Despite reports of rising maternal mortality, Consumer Reports is still obsessed with process

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One of the most amazing things about writing for this blog is that no sooner do I mention something untoward or dangerous and someone rushes to demonstrate it.

Yesterday I wrote about the way that a low index of suspicion for pregnancy complications leads to maternal deaths. Today, Consumer Reports publishes a ham handed piece, Childbirth: What to Reject When You’re Expecting, by Tara Haelle that obsesses about process without giving any serious consideration to the only thing that really matters, outcome. It’s as if Consumer Reports rated cars by cup holders and interior upholstery instead of by crash worthiness.

Haelle starts with the usual framing:

[pullquote align=”right” cite=”” link=”” color=”” class=”” size=””]It’s as if Consumer Reports rated cars by cup holders and interior upholstery instead of by crash worthiness.[/pullquote]

Despite the benefits of a healthcare system that outspends those in the rest of the world, infants and mothers fare worse in the U.S. than in many other industrialized nations…

Infants in this country are more than twice as likely to die before their first birthday as those in Japan and Finland, and America lags behind nearly every other industrialized nation in preventing mothers from dying due to pregnancy or childbirth…

Why? There are no doubt many causes. But one likely contributor may be that medical expediency often takes priority over the best outcomes and evidence-based treatments…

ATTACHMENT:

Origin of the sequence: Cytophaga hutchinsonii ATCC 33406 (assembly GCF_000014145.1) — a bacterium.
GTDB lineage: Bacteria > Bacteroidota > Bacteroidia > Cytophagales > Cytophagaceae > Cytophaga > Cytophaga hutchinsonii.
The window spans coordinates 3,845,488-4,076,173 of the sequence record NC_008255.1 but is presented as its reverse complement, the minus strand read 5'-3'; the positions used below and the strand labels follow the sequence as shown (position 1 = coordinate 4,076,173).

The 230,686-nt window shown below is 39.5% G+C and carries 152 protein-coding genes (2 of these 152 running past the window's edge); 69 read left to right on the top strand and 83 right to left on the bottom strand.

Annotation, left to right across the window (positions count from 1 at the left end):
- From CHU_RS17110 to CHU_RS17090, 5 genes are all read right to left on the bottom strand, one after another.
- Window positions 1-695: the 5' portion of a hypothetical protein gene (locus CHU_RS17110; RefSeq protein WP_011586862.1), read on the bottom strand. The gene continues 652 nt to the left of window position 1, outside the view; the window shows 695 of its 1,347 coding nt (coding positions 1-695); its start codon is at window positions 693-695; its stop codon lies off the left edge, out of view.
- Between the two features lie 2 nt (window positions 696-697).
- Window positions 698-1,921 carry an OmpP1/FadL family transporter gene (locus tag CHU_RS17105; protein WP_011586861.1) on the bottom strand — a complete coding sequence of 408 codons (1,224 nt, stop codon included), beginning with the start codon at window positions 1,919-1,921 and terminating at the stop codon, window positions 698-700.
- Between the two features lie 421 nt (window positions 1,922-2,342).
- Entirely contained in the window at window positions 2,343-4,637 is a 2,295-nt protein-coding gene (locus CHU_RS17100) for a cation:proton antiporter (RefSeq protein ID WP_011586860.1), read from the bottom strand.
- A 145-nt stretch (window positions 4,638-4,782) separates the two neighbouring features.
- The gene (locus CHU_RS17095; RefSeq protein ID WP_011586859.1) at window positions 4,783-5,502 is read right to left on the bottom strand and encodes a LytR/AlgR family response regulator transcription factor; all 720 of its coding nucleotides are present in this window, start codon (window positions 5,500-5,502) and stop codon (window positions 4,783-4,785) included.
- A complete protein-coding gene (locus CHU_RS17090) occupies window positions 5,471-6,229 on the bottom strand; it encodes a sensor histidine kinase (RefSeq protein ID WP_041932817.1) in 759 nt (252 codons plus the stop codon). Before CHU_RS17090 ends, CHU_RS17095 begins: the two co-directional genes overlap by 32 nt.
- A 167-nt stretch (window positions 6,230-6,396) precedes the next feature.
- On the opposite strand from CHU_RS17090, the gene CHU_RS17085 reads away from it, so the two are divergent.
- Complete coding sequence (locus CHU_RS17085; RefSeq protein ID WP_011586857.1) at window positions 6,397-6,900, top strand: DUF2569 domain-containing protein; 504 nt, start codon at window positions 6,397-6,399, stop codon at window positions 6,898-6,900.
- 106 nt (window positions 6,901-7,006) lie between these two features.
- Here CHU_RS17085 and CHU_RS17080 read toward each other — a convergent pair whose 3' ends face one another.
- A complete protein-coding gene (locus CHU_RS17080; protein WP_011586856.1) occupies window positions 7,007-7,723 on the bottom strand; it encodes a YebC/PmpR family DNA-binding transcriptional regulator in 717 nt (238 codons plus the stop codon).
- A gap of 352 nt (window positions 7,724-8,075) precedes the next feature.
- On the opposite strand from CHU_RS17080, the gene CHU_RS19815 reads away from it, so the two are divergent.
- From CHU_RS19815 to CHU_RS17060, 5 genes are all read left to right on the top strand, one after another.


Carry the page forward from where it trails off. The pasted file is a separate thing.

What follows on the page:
That’s a brutal assessment requiring copious evidence to support it. Haelle and Consumer Reports provide none.

And in this setting in particular, that is inexcusable.

What is most ugly about this is that it ignores the fact that black women and babies are disproportionally affected, with death rates FOUR TIMES HIGHER than everyone else, far exceeding that of every other minority group,

We will never improve outcomes for black babies and women if we pretend that mortality is primarily a problem for privileged white women looking to craft a “birth experience.”

We will never reduce perinatal and maternal mortality as far as possible if we lie to ourselves about the real causes.

To my knowledge, there is NO EVIDENCE, zip, zero, nada, that perinatal and maternal deaths are caused by medical expediency. But that doesn’t stop Haelle or Consumer Reports.

They trot out the usual hobby horses for condemnation: the C-section rate, the induction rate, continuous electronic fetal monitoring, episiotomies, epidurals and sending babies to newborn nurseries.

These are processes, NOT outcomes. They affect the birth experience far more than they affect whether babies and mothers live or die. No matter. Consumer Reports and Haelle only mention death rates to imply that interventions cause death, not in any serious effort to prevent deaths.

Look at the reasons why mothers die:


How is obsessing about process going to have an impact on the most common reasons for maternal death, cardiac and other chronic diseases? It isn’t.

What about infant mortality?


How is obsessing about process going to have an impact on the most common causes of infant death, congenital anomalies, prematurity (generally extreme prematurity), and complications of pregnancy. It isn’t.